Hybrid-2.png
Source: Credit Sights, 31 March 2021. Default data from 31 January 2000 to 31 December 2020. ‘US HY Master’ and Euro HY Master depict mainstream US and European high yield default rates respectively.

For investment grade financials, defaults are so rare that Credit Sights do not maintain a time series of default rates – indeed the only US dollar investment grade default in financials in recent decades is that of Lehman Brothers in the GFC.


 

Q5. Why do you advocate hybrid capital over traditional high yield?

There are a few things to think about here. First, high yield debt has performed very well in recent years – so much so that the widely-used ICE Bank of America US High Yield Index now has a yield of around 4%.[1] In our opinion, it would be better to think of ‘high yield’ as a ‘medium yield’ asset class from here.  

Moreover, 2021-2023 expected high yield default rates of 3-4%[2] per annum (as assessed by Fitch Ratings and S&P) will reduce the total return from this already low number. So, for high yield you’ve got a toxic mix of very low absolute levels of yield, tight spreads (i.e. rich valuations), the likelihood of an increase in defaults and rising risk-free rates in government debt markets – everything is pointing the wrong way.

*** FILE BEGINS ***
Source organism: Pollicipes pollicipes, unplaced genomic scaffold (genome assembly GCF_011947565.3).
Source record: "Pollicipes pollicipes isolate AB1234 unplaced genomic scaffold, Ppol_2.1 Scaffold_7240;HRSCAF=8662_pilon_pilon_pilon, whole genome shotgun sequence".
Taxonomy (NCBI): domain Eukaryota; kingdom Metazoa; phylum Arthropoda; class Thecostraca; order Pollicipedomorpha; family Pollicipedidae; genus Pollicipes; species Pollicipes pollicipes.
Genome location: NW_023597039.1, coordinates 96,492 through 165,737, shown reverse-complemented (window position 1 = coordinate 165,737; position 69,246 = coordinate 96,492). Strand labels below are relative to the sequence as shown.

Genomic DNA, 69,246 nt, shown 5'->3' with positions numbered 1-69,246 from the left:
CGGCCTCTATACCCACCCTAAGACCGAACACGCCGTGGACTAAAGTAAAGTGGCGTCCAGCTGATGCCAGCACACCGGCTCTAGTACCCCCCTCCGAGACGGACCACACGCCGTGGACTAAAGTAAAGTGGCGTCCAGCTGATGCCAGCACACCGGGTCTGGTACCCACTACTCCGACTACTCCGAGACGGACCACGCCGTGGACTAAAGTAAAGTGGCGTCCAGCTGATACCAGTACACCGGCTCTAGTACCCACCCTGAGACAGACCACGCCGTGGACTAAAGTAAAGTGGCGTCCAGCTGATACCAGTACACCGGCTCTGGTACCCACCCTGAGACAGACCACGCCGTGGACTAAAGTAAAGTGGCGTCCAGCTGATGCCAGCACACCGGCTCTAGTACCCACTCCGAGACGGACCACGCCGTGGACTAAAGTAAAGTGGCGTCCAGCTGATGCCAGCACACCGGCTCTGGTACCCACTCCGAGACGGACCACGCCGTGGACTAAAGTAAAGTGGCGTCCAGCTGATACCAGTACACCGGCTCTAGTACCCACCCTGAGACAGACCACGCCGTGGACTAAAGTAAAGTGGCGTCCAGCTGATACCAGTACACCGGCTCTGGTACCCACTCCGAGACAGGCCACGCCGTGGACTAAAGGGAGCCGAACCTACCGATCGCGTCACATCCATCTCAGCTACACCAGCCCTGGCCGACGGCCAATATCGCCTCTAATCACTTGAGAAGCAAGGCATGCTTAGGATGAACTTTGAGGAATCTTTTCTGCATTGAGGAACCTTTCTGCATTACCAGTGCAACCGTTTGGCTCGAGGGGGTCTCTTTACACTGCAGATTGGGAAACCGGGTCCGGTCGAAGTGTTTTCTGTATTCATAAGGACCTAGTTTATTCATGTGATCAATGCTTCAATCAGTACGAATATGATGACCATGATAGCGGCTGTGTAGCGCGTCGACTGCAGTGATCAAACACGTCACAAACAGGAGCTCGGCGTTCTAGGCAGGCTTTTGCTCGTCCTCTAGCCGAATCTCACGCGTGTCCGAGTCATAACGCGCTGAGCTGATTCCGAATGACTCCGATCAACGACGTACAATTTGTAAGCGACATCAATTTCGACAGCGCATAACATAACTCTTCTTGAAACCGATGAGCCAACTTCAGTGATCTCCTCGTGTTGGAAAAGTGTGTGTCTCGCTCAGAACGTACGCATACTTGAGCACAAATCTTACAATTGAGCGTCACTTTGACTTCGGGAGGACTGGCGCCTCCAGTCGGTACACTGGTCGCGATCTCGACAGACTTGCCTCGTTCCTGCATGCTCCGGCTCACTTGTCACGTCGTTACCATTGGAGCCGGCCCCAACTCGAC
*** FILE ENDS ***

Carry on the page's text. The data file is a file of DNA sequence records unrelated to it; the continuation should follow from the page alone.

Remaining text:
In short, taking the starting point of today’s high yield market and adjusting for expected defaults, there is, realistically, only scope for very low single-digit returns, in our opinion.

We’ve explained the impact of defaults on net returns in the table below. This is a critically important consideration given that gross yields for most asset classes remain extremely low but defaults for high yield as a specific asset class are likely to rise.

  Gross Yield Expected Defaults Cost of Defaults
(assuming 40 % recovery rate on defaults)
Expected Net Return
Asset Class 1 4% p.a. 3% p.a. 1.8% 2.2%
Asset Class 2 4% p.a. 0% p.a. 0.0% 4.0%

Source: Sanlam, April 2021.
 

Q6: What about the outlook for hybrid capital? Are the risks not the same? What about the expected return from here?

According to independent data from Autonomous[3], the sterling AT1 market – a proxy for hybrid capital – offers a yield to worst of 5.6% and a yield to call of 4.1%. Even in euros, a region where deposit rates are firmly in negative territory, the equivalent figures are 4.9% and 3.4%.3 On a risk-adjusted basis, we regard these as attractive yields given the extremely low probability of default.

Both markets are subject to systemic risk – i.e. both markets will sell off heavily in a crisis such as GFC, Coronavirus Mark II or some other global calamity, as would the equity markets.